Daily Tax Update - November 13, 2012: Congress Returns to Face "Fiscal Cliff"

CONGRESS RETURNS TO FACE "FISCAL CLIFF":  Congress returns to work today and faces pressure to work out a compromise to prevent automatic spending cuts and tax hikes at the end of the year.  The term "fiscal cliff" is used to describe the tax increases and spending cuts that are due to take effect at the end of 2012 and early 2013.

  • Democrats seem willing to cut some entitlement spending and Republicans have suggested that they are willing to negotiate on increasing revenues.  Over the weekend, Sen. Lindsey Graham (R-SC) said, "We need more revenue in Washington.  We need more private sector jobs.  We don't need to raise tax rates.  We need to limit loopholes and deductions for the wealthy."
  • Today, Senate Majority Leader Harry Reid called for a "balanced approach" to deal with the fiscal cliff that included tax hikes on wealthy Americans.  Reid said, "It’s within our power now to forge an agreement to get the richest among us to pay a little more to protect our economic future.  We could avoid the fiscal cliff for 98% of Americans today. . . . It’s one vote away."  Reid added, "Solutions are in our grasp, we only have to make the choice to pull together rather than pull apart.  I urge Republicans to join us in the difficult time ahead."
  • Senate Minority Leader Mitch McConnell said today, "Saying we need a balanced approach is not a plan . . . it’s simply a poll-tested talking point.  The time for the president to lead is now and that means offering a concrete plan that can pass when half of Congress disagrees with raising taxes."  McConnell continued, "The amount of revenue [Democrats are] prepared to push us over the cliff over what wouldn’t fund the government for one week, so why would we want to do that?”  McConnell added, “Republicans like me have said we’re open to tax reform if we address entitlements."  McConnell said, "New revenue must be tied to genuine entitlement reform.  Make no mistake, Republicans are offering bipartisan solutions, now it’s the president’s turn to offer a plan."
  • The following set of revenue and spending measures are set to expire or take effect at the end of this year:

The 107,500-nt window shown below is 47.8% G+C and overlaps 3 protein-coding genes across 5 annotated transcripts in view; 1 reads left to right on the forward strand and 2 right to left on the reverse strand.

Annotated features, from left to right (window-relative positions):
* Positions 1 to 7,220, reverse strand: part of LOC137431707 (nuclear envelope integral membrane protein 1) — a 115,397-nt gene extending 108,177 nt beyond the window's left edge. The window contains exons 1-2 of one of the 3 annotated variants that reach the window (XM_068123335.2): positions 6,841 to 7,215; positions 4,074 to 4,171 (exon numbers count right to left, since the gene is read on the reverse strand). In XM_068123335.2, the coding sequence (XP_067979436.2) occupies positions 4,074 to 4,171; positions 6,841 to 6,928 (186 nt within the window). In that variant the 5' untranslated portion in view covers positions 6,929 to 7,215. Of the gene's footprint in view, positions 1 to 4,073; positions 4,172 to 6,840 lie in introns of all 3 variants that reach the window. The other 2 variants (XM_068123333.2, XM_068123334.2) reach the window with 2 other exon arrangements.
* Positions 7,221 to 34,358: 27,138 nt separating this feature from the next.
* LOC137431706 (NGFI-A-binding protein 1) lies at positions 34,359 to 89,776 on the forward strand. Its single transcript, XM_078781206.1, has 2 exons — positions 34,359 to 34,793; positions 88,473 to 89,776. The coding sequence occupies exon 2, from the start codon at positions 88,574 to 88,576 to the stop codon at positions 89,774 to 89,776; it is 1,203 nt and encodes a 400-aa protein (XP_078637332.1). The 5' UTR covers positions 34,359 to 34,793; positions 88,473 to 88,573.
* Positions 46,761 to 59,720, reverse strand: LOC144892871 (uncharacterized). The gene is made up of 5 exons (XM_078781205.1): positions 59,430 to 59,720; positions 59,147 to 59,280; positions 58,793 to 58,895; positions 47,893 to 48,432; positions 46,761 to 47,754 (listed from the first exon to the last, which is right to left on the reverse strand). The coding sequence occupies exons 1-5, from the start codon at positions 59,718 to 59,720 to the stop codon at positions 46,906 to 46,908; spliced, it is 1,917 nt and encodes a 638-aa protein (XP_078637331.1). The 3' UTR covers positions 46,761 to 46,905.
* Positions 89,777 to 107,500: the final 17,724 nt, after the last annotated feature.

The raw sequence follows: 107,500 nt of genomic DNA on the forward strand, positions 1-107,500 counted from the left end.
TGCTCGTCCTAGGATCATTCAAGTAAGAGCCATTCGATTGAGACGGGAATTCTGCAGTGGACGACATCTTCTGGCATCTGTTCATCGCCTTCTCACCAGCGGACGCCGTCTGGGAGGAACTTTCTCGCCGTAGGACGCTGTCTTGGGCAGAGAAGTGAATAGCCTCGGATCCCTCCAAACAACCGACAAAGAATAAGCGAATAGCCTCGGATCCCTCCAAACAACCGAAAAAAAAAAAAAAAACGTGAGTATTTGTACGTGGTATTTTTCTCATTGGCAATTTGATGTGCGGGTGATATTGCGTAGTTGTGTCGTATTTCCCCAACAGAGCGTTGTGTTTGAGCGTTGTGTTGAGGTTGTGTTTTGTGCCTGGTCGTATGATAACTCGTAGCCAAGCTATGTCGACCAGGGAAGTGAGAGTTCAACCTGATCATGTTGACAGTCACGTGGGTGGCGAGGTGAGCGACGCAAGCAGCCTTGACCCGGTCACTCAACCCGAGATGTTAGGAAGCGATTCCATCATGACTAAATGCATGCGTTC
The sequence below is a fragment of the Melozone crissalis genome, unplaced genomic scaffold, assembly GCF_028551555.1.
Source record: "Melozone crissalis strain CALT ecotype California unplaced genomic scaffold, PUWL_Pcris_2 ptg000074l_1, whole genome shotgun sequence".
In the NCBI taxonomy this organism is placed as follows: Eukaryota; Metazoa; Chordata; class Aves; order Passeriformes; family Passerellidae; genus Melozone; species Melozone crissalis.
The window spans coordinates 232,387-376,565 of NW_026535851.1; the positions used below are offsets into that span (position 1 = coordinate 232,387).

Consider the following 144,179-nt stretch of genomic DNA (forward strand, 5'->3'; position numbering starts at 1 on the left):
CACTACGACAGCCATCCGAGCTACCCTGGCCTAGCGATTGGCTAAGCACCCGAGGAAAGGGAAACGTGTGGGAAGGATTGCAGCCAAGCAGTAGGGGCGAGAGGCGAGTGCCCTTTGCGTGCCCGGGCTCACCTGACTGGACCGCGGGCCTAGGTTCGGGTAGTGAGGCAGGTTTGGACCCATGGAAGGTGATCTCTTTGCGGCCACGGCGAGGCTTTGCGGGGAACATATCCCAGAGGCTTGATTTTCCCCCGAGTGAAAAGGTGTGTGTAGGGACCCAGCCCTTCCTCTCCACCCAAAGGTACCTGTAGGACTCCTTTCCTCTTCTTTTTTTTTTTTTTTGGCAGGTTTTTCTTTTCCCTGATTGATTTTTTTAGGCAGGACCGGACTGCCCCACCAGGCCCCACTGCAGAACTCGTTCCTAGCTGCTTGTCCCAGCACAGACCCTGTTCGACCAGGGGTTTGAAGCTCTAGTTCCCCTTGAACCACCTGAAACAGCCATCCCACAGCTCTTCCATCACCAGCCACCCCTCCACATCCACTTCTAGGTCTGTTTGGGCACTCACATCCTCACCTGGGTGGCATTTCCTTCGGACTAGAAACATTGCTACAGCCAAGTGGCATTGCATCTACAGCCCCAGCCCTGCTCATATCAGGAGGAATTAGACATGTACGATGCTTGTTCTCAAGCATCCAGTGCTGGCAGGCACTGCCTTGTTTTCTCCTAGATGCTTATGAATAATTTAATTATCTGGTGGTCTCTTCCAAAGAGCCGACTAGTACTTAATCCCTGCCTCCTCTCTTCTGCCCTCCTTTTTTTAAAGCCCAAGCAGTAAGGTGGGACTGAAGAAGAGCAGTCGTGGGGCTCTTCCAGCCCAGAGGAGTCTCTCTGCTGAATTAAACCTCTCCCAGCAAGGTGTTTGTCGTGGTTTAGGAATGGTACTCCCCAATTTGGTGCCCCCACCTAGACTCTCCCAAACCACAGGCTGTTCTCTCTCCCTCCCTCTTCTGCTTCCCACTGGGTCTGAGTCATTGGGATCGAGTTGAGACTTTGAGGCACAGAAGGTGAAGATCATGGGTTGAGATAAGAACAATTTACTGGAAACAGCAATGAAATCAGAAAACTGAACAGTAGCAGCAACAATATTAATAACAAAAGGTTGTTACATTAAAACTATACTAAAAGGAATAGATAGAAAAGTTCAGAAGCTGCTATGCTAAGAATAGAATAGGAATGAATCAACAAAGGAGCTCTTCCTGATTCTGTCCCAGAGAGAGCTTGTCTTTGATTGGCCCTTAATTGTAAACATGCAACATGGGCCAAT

Revenue Increases

  • 2001/2003/2010 Tax Cuts & AMT Patch.  This series of legislation, often referred to collectively as the "Bush tax cuts," will expire on December 31, 2012, raising all income tax rates (top will go from 35%), as well as rates on estate and capital gains taxes.  The alternative minimum tax (AMT) will also automatically apply to millions more citizens.
  • Payroll Tax Cut.  The Social Security payroll tax holiday will expire December 31, raising the rate from 4.2 to 6.2%.
  • Other Provisions.  Several other policies such as the Research and Experimentation tax credit, many of which are typically enacted retroactively, are due to sunset at the end of the year.
  • Affordable Care Act Taxes.  Some provisions in the Obama health care legislation, including increased tax rates on high-income earners, are set to take effect in January 2013.

Spending Cuts

  • Budget Control Act.  The automatic spending cuts or sequester legislated by the Budget Control Act of 2011 will hit January 2.  Half of the scheduled annual cuts ($109 billion/year from 2013-2021) will come directly from the national defense budget, half from non-defense.  However, some 70% of mandatory spending will be exempt.
  • Extended Unemployment Benefits.  The eligibility to begin receiving federal unemployment benefits, last extended in February, will expire at the end of the year.
  • Medicare "Doc Fix."  The rates at which Medicare pays physicians will decrease nearly 30% on December 31.

A SPECIAL ELECTION ANALYSIS BY STEPTOE CAN BE ACCESSED VIA: Election Recap 2012

INTERNAL REVENUE SERVICE - CIRCULAR 230 DISCLOSURE: 
As provided for in Treasury regulations, advice (if any) relating to federal taxes that is contained in this communication (including attachments) is not intended or written to be used, and cannot be used, for the purpose of (1) avoiding penalties under the Internal Revenue Code or (2) promoting, marketing or recommending to another party any plan or arrangement addressed herein.

STEPTOE & JOHNSON LLP - TAX PRACTICE 
Steptoe & Johnson LLP has one of the largest and most diverse law firm tax practices in the country.  The practice covers the entire spectrum of federal taxation, including representation of businesses before the Congress, Treasury and the national office of the IRS; transactional planning for domestic and multinational corporations; complex audit and controversy work for corporations and other business interests contesting IRS adjustments; litigation before the Tax Court, Court of Federal Claims, district courts, courts of appeals and the Supreme Court.  The firm's tax practice also encompasses all aspects of employee benefits (ERISA), executive compensation, tax-exempt organizations and charitable giving.  Steptoe has an extensive state and local tax practice, representing an array of business clients on complex sales and use tax, corporate income tax and property tax matters, both advising those clients and handling audits, administrative appeals, and litigation for them. Read more information on Steptoe's tax practice.